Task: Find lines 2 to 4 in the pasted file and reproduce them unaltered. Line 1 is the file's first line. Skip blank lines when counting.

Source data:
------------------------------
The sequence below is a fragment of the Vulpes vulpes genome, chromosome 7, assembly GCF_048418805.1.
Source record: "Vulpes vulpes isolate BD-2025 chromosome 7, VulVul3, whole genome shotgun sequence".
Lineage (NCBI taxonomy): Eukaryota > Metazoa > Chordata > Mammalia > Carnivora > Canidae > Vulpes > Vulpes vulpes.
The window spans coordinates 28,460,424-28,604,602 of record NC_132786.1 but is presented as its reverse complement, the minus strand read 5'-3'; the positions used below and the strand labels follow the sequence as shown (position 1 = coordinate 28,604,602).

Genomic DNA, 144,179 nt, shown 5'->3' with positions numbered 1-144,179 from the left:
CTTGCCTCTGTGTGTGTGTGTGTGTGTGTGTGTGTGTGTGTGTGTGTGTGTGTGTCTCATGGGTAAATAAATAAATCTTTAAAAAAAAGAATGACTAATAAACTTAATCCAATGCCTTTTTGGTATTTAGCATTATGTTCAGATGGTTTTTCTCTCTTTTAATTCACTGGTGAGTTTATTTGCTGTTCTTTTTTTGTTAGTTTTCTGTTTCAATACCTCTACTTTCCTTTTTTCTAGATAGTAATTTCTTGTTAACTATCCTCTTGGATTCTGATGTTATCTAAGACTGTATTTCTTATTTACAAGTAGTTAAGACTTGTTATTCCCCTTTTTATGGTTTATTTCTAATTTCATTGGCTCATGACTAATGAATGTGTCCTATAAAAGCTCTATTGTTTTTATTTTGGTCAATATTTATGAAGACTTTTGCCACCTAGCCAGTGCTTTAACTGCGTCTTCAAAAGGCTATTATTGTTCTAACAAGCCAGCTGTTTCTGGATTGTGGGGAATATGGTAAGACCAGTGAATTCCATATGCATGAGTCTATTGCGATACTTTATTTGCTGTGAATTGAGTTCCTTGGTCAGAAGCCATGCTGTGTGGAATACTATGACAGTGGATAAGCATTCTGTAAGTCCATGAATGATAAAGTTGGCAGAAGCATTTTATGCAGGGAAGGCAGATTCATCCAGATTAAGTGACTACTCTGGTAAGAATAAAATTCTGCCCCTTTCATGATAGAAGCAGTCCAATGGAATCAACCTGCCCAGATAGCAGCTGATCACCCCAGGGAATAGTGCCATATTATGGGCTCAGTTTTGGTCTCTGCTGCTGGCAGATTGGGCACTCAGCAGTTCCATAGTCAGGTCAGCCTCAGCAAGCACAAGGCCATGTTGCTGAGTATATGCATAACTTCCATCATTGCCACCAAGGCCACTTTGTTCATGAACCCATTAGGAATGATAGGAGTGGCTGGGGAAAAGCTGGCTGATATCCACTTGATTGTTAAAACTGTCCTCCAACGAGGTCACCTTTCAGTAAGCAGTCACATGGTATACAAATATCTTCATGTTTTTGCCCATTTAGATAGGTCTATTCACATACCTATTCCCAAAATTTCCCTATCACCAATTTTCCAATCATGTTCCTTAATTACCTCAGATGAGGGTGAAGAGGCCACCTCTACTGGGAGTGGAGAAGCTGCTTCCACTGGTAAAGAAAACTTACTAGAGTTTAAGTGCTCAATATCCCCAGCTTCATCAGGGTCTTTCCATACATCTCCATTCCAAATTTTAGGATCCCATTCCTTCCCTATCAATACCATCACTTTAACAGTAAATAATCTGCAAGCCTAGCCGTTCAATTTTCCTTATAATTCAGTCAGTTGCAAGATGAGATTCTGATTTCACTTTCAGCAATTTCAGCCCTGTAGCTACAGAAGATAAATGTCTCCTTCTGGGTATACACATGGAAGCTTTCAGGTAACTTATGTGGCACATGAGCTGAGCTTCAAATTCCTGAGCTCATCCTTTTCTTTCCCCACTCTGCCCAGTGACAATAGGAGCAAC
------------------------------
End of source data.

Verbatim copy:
Source record: "Vulpes vulpes isolate BD-2025 chromosome 7, VulVul3, whole genome shotgun sequence".
Lineage (NCBI taxonomy): Eukaryota > Metazoa > Chordata > Mammalia > Carnivora > Canidae > Vulpes > Vulpes vulpes.
The window spans coordinates 28,460,424-28,604,602 of record NC_132786.1 but is presented as its reverse complement, the minus strand read 5'-3'; the positions used below and the strand labels follow the sequence as shown (position 1 = coordinate 28,604,602).